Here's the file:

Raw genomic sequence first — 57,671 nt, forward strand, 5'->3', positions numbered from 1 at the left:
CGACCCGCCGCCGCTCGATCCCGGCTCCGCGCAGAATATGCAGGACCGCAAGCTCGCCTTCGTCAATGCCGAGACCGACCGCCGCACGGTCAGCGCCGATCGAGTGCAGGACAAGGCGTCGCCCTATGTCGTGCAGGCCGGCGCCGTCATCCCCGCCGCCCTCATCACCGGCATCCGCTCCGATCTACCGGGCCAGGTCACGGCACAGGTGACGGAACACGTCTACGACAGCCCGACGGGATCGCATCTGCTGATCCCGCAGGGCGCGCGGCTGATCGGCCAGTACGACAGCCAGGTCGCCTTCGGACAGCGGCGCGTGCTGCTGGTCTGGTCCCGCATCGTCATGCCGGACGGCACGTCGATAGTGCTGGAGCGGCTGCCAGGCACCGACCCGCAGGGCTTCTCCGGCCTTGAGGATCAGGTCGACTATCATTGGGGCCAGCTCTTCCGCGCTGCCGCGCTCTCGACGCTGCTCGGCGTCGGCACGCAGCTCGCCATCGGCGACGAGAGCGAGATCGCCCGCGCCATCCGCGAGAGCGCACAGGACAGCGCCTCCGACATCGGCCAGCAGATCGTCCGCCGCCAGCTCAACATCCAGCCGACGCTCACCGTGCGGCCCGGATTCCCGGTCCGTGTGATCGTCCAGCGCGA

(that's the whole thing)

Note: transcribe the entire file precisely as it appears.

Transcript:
Raw genomic sequence first — 57,671 nt, forward strand, 5'->3', positions numbered from 1 at the left:
CGACCCGCCGCCGCTCGATCCCGGCTCCGCGCAGAATATGCAGGACCGCAAGCTCGCCTTCGTCAATGCCGAGACCGACCGCCGCACGGTCAGCGCCGATCGAGTGCAGGACAAGGCGTCGCCCTATGTCGTGCAGGCCGGCGCCGTCATCCCCGCCGCCCTCATCACCGGCATCCGCTCCGATCTACCGGGCCAGGTCACGGCACAGGTGACGGAACACGTCTACGACAGCCCGACGGGATCGCATCTGCTGATCCCGCAGGGCGCGCGGCTGATCGGCCAGTACGACAGCCAGGTCGCCTTCGGACAGCGGCGCGTGCTGCTGGTCTGGTCCCGCATCGTCATGCCGGACGGCACGTCGATAGTGCTGGAGCGGCTGCCAGGCACCGACCCGCAGGGCTTCTCCGGCCTTGAGGATCAGGTCGACTATCATTGGGGCCAGCTCTTCCGCGCTGCCGCGCTCTCGACGCTGCTCGGCGTCGGCACGCAGCTCGCCATCGGCGACGAGAGCGAGATCGCCCGCGCCATCCGCGAGAGCGCACAGGACAGCGCCTCCGACATCGGCCAGCAGATCGTCCGCCGCCAGCTCAACATCCAGCCGACGCTCACCGTGCGGCCCGGATTCCCGGTCCGTGTGATCGTCCAGCGCGA